night into Wednesday. Additional sleet and ice accumulations are
possible Tuesday evening. Precipitation will diminish to snow or
rain showers during Wednesday as the low continues to lift through
the Canadian maritimes. Unsettled weather will persist into late
week as an upper trof crosses the region. Temperatures at the
beginning of the period will be above normal and then cool to
closer to seasonal normals by late week and next weekend.


NEAR TERM: MVFR conditions will prevail at the northern sites
through 12z Monday due to ceilings remaining 1500- 2500 ft.
Ceilings will lift above 3000 ft at BGR and BHB after 14z Sun and
remain so through tonight.

SHORT TERM: VFR Monday with light northeast winds. Flight
conditions will begin to deteriorate later Monday night,
especially KBGR/KBHB, in developing wintry mixture of
precipitation with IFR expected. Widespread IFR is expected
Tuesday through Tuesday night in continued wintry mix with
significant sleet/ice accumulation possible inland terminals.
Conditions should improve to VFR/MVFR in lingering snow/rain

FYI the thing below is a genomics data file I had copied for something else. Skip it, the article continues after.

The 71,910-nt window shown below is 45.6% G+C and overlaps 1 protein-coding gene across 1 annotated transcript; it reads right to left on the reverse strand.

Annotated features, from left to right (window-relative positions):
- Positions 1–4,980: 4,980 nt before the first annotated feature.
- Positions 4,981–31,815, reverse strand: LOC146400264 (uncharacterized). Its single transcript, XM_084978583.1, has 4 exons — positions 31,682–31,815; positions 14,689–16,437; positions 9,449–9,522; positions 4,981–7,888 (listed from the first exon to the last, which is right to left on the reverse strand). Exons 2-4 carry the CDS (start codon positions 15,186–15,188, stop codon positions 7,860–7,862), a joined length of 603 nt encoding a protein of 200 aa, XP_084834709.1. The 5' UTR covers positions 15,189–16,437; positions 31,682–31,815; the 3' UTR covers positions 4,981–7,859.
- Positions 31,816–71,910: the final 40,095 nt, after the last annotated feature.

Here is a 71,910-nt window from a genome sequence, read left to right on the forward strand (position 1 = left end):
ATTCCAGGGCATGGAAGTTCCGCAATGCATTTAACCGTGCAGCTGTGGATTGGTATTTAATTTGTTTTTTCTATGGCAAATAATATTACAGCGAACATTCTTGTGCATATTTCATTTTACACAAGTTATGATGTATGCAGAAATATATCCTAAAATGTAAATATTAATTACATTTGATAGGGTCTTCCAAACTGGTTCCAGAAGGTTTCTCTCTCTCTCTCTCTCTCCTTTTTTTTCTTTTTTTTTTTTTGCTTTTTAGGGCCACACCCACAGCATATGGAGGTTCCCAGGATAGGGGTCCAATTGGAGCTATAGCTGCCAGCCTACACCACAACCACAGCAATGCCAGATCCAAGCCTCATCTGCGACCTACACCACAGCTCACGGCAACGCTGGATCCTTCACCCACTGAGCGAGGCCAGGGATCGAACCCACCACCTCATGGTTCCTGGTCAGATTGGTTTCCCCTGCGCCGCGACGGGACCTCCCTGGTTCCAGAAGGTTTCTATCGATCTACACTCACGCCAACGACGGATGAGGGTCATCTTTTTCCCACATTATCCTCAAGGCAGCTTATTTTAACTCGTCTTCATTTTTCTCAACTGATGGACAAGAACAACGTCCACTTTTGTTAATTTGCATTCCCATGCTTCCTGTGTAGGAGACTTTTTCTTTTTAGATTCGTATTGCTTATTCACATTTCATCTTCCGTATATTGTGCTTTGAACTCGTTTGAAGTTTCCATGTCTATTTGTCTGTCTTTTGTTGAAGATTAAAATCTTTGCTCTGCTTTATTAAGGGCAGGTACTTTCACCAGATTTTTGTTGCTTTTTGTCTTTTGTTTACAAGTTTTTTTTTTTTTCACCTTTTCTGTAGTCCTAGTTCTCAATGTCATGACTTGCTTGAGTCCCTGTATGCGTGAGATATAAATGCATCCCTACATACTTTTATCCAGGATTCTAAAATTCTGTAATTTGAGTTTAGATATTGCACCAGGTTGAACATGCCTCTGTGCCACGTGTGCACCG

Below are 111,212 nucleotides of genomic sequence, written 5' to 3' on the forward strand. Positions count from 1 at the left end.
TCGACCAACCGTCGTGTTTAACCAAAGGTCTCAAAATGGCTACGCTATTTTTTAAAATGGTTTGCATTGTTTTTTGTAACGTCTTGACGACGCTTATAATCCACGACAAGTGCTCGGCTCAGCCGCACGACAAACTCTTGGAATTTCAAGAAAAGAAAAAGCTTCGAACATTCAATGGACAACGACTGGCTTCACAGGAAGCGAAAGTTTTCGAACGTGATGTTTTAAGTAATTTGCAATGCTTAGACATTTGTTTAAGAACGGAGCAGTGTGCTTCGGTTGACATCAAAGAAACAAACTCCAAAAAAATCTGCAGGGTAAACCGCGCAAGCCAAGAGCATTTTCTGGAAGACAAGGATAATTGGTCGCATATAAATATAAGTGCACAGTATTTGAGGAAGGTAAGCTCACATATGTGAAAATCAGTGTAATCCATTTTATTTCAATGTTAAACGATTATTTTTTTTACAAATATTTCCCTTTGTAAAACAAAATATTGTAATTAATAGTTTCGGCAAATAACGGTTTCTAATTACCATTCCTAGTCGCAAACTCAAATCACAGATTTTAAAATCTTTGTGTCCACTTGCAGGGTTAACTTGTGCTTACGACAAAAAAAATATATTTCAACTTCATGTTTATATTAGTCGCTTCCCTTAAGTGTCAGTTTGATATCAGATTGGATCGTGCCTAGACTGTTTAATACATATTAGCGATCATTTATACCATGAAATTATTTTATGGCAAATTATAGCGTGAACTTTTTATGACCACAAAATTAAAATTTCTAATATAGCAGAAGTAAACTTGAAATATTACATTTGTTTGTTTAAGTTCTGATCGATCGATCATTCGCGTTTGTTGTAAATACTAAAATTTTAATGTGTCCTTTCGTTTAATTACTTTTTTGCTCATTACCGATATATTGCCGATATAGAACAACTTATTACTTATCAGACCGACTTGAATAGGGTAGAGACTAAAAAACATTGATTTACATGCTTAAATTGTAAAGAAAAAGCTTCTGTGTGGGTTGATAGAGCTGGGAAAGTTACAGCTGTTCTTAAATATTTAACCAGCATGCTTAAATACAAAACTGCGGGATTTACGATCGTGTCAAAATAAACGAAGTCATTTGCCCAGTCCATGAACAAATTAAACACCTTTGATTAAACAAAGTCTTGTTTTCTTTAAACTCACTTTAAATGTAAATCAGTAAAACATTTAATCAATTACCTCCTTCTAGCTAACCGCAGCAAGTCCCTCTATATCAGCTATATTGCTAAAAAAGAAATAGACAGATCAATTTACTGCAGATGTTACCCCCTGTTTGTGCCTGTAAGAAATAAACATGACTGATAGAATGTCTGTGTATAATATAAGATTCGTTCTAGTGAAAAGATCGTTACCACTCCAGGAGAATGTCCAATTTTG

showers Wednesday and Thursday.


NEAR TERM: Winds will turn to the north and northeast and increase to
10 to 20 kts this morning after a weak cold front crosses the
waters. High pressure will build north of the waters tonight, and
this will cause a tightening pressure gradient across the Gulf of
Maine. Winds will increase in response, with gusts reaching 25-30 kt
after midnight. Seas will hover around 2 feet through the day today
and then build to around 4 feet by daybreak Monday.

SHORT TERM: Winds/seas will gradually increase to small craft
advisory levels Monday afternoon and reach gale force levels
Monday night through Tuesday. Have upgraded the gale watch to a
gale warning Monday night through Tuesday, although a few gusts
close to storm force cannot be ruled out.


MARINE...Gale Warning from 7 PM Monday to 4 PM EST Tuesday for



Near Term...Hastings
Short Term...Duda
Long Term...Duda